### Section SLT  Surjective Linear Transformations

From A First Course in Linear Algebra
Version 2.23
http://linear.ups.edu/

The companion to an injection is a surjection. Surjective linear transformations are closely related to spanning sets and ranges. So as you read this section reflect back on Section ILT and note the parallels and the contrasts. In the next section, Section IVLT, we will combine the two properties.

As usual, we lead with a definition.

Definition SLT
Surjective Linear Transformation
Suppose T : U → V is a linear transformation. Then T is surjective if for every v ∈ V there exists a u ∈ U so that T\left (u\right ) = v.

Given an arbitrary function, it is possible for there to be an element of the codomain that is not an output of the function (think about the function y = f(x) = {x}^{2} and the codomain element y = −3). For a surjective function, this never happens. If we choose any element of the codomain (v ∈ V ) then there must be an input from the domain (u ∈ U) which will create the output when used to evaluate the linear transformation (T\left (u\right ) = v). Some authors prefer the term onto where we use surjective, and we will sometimes refer to a surjective linear transformation as a surjection.

#### Subsection ESLT: Examples of Surjective Linear Transformations

It is perhaps most instructive to examine a linear transformation that is not surjective first.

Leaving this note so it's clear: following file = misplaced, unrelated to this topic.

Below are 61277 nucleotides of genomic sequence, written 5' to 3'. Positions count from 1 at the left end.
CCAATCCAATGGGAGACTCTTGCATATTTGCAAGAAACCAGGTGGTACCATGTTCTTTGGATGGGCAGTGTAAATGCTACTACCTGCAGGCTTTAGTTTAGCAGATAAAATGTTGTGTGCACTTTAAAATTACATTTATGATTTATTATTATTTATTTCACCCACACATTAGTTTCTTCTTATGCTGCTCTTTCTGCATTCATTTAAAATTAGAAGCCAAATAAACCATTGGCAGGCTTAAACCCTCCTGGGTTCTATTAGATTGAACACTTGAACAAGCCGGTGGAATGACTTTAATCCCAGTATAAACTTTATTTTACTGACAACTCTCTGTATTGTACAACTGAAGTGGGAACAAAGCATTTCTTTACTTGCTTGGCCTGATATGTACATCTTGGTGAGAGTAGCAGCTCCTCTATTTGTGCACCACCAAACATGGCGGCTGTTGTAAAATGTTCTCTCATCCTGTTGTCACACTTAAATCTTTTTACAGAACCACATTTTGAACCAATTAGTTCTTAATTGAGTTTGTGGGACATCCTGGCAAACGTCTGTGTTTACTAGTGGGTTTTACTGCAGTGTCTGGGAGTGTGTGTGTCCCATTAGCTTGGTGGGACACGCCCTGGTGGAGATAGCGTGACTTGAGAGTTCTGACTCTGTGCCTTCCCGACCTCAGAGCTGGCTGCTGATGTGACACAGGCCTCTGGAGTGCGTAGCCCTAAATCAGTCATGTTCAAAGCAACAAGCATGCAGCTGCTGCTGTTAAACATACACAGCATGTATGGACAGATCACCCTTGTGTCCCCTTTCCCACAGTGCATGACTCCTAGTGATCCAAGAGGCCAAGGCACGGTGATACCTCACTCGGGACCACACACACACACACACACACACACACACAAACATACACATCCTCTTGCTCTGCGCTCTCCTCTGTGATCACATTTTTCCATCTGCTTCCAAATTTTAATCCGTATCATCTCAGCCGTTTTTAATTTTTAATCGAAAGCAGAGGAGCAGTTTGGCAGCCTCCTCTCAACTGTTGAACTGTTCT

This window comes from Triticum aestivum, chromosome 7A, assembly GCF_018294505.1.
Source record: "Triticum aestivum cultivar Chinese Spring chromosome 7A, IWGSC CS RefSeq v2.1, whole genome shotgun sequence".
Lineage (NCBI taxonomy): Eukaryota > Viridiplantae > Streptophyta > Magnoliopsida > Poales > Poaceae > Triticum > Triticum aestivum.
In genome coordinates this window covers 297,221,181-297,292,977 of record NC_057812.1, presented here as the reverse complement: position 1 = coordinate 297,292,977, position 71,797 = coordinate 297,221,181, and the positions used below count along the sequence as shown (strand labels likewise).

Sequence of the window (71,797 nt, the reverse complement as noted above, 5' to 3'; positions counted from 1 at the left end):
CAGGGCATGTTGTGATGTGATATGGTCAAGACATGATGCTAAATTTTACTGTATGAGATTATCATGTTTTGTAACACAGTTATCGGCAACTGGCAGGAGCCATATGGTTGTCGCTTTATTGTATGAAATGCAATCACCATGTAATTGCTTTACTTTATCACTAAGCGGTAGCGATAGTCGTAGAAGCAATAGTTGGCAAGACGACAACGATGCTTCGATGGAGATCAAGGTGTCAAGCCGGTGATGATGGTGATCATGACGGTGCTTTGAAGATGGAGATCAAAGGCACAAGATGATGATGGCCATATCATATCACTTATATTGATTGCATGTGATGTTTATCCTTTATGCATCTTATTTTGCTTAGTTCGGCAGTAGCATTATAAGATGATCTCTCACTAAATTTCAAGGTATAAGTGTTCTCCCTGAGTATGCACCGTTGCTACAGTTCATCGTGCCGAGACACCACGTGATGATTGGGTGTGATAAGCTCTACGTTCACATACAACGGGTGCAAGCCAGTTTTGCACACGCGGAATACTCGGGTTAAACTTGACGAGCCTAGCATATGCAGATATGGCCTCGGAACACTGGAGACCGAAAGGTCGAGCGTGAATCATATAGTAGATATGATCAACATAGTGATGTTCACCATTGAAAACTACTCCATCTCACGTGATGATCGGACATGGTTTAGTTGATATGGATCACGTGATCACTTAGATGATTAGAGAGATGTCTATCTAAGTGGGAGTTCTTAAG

Example NSAQ
Not surjective, Archetype Q
Archetype Q is the linear transformation

 T : {ℂ}^{5} → {ℂ}^{5},\quad T\left (\left [\array{ {x}_{1} \cr {x}_{2} \cr {x}_{3} \cr {x}_{4} \cr {x}_{5} } \right ]\right ) = \left [\array{ −2{x}_{1} + 3{x}_{2} + 3{x}_{3} − 6{x}_{4} + 3{x}_{5} \cr −16{x}_{1} + 9{x}_{2} + 12{x}_{3} − 28{x}_{4} + 28{x}_{5} \cr −19{x}_{1} + 7{x}_{2} + 14{x}_{3} − 32{x}_{4} + 37{x}_{5} \cr −21{x}_{1} + 9{x}_{2} + 15{x}_{3} − 35{x}_{4} + 39{x}_{5} \cr −9{x}_{1} + 5{x}_{2} + 7{x}_{3} − 16{x}_{4} + 16{x}_{5} } \right ]

We will demonstrate that

 v = \left [\array{ −1\cr 2 \cr 3\cr −1 \cr 4 } \right ]

is an unobtainable element of the codomain. Suppose to the contrary that u is an element of the domain such that T\left (u\right ) = v. Then

\eqalignno{ \left [\array{ −1\cr 2 \cr 3\cr −1 \cr 4 } \right ] & = v = T\left (u\right ) = T\left (\left [\array{ {u}_{1} \cr {u}_{2} \cr {u}_{3} \cr {u}_{4} \cr {u}_{5} } \right ]\right ) & & \cr & = \left [\array{ −2{u}_{1} + 3{u}_{2} + 3{u}_{3} − 6{u}_{4} + 3{u}_{5} \cr −16{u}_{1} + 9{u}_{2} + 12{u}_{3} − 28{u}_{4} + 28{u}_{5} \cr −19{u}_{1} + 7{u}_{2} + 14{u}_{3} − 32{u}_{4} + 37{u}_{5} \cr −21{u}_{1} + 9{u}_{2} + 15{u}_{3} − 35{u}_{4} + 39{u}_{5} \cr −9{u}_{1} + 5{u}_{2} + 7{u}_{3} − 16{u}_{4} + 16{u}_{5} } \right ] & & \cr & = \left [\array{ −2 &3& 3 & −6 & 3\cr −16 &9 &12 &−28 &28 \cr −19&7&14&−32&37\cr −21 &9 &15 &−35 &39 \cr −9 &5& 7 &−16&16 } \right ]\left [\array{ {u}_{1} \cr {u}_{2} \cr {u}_{3} \cr {u}_{4} \cr {u}_{5} } \right ] & & }

Now we recognize the appropriate input vector u as a solution to a linear system of equations. Form the augmented matrix of the system, and row-reduce to

 \left [\array{ \text{1}&0&0&0&−1&0 \cr 0&\text{1}&0&0&−{4\over 3}&0 \cr 0&0&\text{1}&0&−{1\over 3}&0\cr 0&0 &0 &\text{1 } &−1 &0 \cr 0&0&0&0& 0 &\text{1}\cr } \right ]

With a leading 1 in the last column, Theorem RCLS tells us the system is inconsistent. From the absence of any solutions we conclude that no such vector u exists, and by Definition SLT, T is not surjective.